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Gastroenterology. 2011 Oct;141(4):1451-62, 1462.e1-6. doi: 10.1053/j.gastro.2011.07.003. Epub 2011 Jul 18.

Duct cells contribute to regeneration of endocrine and acinar cells following pancreatic damage in adult mice.

Author information

1
Department of Surgery, Children's Hospital of Pittsburgh, University of Pittsburgh Medical Center, Rangos Research Center, Pittsburgh, Pennsylvania 15224, USA.

Abstract

BACKGROUND & AIMS:

There have been conflicting results on a cell of origin in pancreatic regeneration. These discrepancies predominantly stem from lack of specific markers for the pancreatic precursors/stem cells, as well as differences in the targeted cells and severity of tissue injury in the experimental models so far proposed. We attempted to create a model that used diphtheria toxin receptor (DTR) to ablate specific cell populations, control the extent of injury, and avoid induction of the inflammatory response.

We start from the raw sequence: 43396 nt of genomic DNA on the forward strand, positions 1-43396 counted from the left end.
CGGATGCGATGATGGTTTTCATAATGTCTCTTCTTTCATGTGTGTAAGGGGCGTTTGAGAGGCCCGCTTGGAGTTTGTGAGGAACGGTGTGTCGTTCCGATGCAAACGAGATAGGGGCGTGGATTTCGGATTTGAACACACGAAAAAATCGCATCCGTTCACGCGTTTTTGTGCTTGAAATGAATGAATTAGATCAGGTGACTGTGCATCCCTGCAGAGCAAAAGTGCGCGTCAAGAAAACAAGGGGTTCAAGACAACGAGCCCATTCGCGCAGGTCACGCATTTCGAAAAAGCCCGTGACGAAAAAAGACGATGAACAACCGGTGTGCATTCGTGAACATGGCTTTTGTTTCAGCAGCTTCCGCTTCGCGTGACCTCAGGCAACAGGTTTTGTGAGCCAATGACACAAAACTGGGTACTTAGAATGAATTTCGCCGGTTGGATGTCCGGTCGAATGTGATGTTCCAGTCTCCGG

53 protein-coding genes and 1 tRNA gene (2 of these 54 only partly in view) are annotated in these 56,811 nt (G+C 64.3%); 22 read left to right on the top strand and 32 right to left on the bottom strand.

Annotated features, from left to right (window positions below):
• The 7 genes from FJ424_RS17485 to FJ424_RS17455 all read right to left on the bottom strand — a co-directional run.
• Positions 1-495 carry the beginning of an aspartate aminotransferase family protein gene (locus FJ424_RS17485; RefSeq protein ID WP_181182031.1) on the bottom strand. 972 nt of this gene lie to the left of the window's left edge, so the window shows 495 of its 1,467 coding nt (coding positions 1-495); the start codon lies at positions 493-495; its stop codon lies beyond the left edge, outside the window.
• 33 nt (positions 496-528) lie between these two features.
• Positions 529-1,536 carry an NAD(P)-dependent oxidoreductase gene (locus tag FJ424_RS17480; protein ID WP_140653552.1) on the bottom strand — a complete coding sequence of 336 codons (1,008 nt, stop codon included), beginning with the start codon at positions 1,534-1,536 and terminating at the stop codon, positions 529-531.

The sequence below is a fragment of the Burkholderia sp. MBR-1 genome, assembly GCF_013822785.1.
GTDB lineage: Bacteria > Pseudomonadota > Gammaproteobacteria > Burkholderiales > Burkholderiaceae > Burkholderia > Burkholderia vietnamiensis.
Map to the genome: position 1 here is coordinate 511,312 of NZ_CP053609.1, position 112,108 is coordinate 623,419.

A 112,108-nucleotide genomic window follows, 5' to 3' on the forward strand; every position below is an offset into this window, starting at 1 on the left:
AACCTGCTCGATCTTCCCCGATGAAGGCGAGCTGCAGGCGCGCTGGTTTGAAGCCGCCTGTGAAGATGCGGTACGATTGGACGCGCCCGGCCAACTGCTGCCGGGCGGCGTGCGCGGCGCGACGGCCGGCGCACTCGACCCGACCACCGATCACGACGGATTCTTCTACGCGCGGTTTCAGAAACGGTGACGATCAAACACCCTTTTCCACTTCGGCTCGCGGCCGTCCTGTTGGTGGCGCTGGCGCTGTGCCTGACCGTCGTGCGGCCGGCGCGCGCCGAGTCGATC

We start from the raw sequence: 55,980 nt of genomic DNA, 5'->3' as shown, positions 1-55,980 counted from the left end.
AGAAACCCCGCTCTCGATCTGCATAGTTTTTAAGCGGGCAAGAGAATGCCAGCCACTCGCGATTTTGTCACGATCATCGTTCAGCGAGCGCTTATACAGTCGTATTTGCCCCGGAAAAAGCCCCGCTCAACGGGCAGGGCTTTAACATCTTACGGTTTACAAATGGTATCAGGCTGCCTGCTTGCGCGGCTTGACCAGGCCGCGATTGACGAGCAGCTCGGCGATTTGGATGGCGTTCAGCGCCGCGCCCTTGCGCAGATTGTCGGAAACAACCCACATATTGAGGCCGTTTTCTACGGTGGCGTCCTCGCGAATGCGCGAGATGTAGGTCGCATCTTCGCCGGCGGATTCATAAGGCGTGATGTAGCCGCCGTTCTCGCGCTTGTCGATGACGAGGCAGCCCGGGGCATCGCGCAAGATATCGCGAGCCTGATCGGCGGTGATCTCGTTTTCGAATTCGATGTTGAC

METHODS:

To target specific types of pancreatic cells, we crossed R26DTR or R26DTR/lacZ mice with transgenic mice that express the Cre recombinase in the pancreas, under control of the Pdx1 (global pancreatic) or elastase (acinar-specific) promoters.

RESULTS:

Exposure of PdxCre;R26DTR mice to diphtheria toxin resulted in extensive ablation of acinar and endocrine tissues but not ductal cells. Surviving cells within the ductal compartment contributed to regeneration of endocrine and acinar cells via recapitulation of the embryonic pancreatic developmental program. However, following selective ablation of acinar tissue in ElaCreERT2;R26DTR mice, regeneration likely occurred by reprogramming of ductal cells to acinar lineage.

CONCLUSIONS:

In the pancreas of adult mice, epithelial cells within the ductal compartment contribute to regeneration of endocrine and acinar cells. The severity of injury determines the regenerative mechanisms and cell types that contribute to this process.

PMID:
21763240
PMCID:
PMC4326039
DOI:
10.1053/j.gastro.2011.07.003
[Indexed for MEDLINE]
Free PMC Article
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